How should the Royal Navy be manned? Was impressment the best answer to this question? Was the seizure of men off the streets by Press Gangs acceptable to a freedom-loving society? What was the alternative?
This issue provoked considerable debate, especially with reference to the Georgian and Victorian Navy, and attracted the attention, not only of naval officers to whom it was an essential matter of vital concern, but also of politicians, administrators, and influential voices in the City and the Press. Professor Bromley examines this important subject through the medium of twenty-five separate and complete pamphlets that were written and publicly circulated between 1693 and 1873. The authors of these pamphlets range from admirals, captains, commanders, lieutenants, and a naval chaplain to a City liveryman, a Middlesex JP, and celebrated philanthropist. Biographies of these authors are provided.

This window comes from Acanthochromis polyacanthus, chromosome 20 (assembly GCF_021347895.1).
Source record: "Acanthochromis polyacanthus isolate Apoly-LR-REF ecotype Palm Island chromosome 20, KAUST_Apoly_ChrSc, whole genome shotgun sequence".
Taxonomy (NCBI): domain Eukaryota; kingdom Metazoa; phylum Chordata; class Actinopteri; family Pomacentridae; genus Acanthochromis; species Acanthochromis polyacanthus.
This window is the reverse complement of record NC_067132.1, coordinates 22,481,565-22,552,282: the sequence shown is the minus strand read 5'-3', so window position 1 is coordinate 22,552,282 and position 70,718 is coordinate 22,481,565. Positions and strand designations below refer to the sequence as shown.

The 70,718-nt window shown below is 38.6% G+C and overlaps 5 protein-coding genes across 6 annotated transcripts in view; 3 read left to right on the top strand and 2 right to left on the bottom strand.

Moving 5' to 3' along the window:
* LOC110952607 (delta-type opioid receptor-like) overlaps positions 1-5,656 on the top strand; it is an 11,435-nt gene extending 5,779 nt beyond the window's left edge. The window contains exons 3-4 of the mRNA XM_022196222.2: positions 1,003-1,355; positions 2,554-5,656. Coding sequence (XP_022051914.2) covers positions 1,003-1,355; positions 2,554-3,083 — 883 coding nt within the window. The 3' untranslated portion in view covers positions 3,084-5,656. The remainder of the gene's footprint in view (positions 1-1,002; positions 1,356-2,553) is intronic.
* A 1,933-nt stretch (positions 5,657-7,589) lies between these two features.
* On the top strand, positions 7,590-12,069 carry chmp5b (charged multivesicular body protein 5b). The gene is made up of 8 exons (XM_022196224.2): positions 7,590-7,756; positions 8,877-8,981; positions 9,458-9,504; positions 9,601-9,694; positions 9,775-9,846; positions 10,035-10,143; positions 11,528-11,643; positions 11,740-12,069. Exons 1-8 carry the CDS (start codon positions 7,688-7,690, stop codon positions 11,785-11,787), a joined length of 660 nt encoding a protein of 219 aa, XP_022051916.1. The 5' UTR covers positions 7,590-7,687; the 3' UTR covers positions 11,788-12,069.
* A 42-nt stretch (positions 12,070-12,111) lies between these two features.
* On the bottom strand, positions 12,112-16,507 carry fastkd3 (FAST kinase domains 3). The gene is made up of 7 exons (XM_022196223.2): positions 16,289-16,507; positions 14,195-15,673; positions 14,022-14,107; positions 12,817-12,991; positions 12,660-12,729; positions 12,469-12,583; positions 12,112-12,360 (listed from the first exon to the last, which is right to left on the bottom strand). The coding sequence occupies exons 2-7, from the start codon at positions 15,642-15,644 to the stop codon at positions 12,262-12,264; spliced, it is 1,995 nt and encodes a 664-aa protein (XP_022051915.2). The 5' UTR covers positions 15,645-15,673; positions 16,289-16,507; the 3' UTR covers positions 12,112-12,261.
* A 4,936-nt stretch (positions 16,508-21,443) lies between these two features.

Born in 1913, John Selwyn Bromley was educated at Bedford School and at New College, Oxford, before serving briefly as a lecturer at the University of Liverpool before the outbreak of war. He joined the Civil Service and was Private Secretary to the Financial Secretary to the Treasury between 1941 and 1946. He was Fellow in Modern History at Keble College, Oxford, between 1947 and 1960, and Professor of Modern History at the University of Southampton, between 1960 and 1977. He published widely and is best known for Volume VI of the New Cambridge Modern History, published in 1970. He was a keen promoter of Anglo-Dutch historical studies, and initiated a series of conferences in this field; as a result, he was made a Commander of the Order of Orange-Nassau in 1976. He was elected an honorary Vice-President of the Society for Nautical Research in 1981, and died in Southampton on 17 April 1985, aged 71.